The Tribune Democrat, Johnstown, PA

January 21, 2013

State Senate hearing to focus on decision to shut prisons

Kathy Mellott

— Few people are holding out much hope that the state Department of Corrections will reverse its decision and keep the state prisons at Cresson or Greensburg open, but one local official hopes policy can be changed that might ease the pain in future closings of other state prisons and facilities.

State Sen. John Wozniak, D-Westmont, will be part of a hearing today called by the Senate Judiciary Committee in the hope of learning more about the process used by Corrections Secretary John Wetzel in choosing to shutter Cresson and Greensburg and the calculations used to determine a projected $23 million savings.

The hearing was ordered by Sen. Stewart Greenleaf, R-Montgomery, chairman of the Judiciary Committee, in response to concerns raised by Wozniak and Sen. Kim Ward, R-Westmoreland.

"I think they've made the decision. I don't know how firm it is, but we want to look at these couple areas," Greenleaf told the Tribune-Democrat. "We want to look at the decision-making process."

The Corrections Department plans to have all inmates moved out of the two prisons by the end of June, a goal that includes all of the corrections officers and other employees who seek transfer to other facilities.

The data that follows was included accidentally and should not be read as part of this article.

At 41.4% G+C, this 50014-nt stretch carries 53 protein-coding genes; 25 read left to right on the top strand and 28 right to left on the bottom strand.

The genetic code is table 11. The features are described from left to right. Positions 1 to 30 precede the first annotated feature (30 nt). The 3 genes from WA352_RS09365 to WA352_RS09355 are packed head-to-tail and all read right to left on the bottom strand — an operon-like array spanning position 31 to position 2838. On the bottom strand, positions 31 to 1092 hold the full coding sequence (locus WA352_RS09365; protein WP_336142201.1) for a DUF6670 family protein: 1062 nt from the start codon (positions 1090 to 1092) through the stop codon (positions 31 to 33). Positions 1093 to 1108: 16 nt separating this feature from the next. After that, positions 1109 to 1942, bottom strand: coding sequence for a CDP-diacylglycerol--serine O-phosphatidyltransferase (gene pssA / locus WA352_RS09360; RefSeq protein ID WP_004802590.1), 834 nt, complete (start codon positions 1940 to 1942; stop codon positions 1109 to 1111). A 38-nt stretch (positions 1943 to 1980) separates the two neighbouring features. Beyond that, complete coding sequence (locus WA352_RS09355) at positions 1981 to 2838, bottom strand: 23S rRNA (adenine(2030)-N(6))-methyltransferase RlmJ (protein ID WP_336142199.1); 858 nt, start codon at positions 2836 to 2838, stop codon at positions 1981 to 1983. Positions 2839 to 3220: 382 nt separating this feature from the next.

Most of the inmates are to be relocated to newly completed SCI-Benner near State College or SCI-Pine Grove near Indiana.

Ironically, today – the day of the Senate hearing – also is the postmark deadline for Cresson and Greensburg DOC employees to return surveys listing their preferences for relocation.

But the moving has already begun. Corrections officers told The Tribune-Democrat that all or nearly all of the inmates in a mental-health wing at Cresson were transferred last week.

Citing security concerns, the Corrections Department does not make inmate transfer information public.

While Wozniak is not a member of the Judiciary Committee, he will be part of today’s probe.

“I’m grateful for the opportunity to participate in the hearing,” Wozniak said. “The (DOC’s) plan has raised, a lot of questions in my district and I’m looking forward to posing them to the decision-makers.”

Wozniak said he had no prior hint of the potential Cresson closing when, late in the day on Jan. 8, he learned about it from a reporter seeking comment.

The next day DOC made the formal announcement.

Wozniak termed the decision as “secretive and cagey,” making him suspicious of how the plan would stand up under public scrutiny.

Also attending the hearing will be Roy Pinto, president of the Pennsylvania State Corrections Officers Association.

“Do I expect the Senate hearing to stop it? No,” Pinto said.

Pinto told a couple of hundred Cresson corrections officers last week that the only ones who can stop the closings are Wetzel or Gov. Tom Corbett, a move he did not expect from either.

“History shows that government has closed many sites over the years, and although many labor unions have protested and public hearings commenced and closed with little or no success at keeping the sites open,” Pinto wrote in a letter made avaliable to The Tribune-Democrat.

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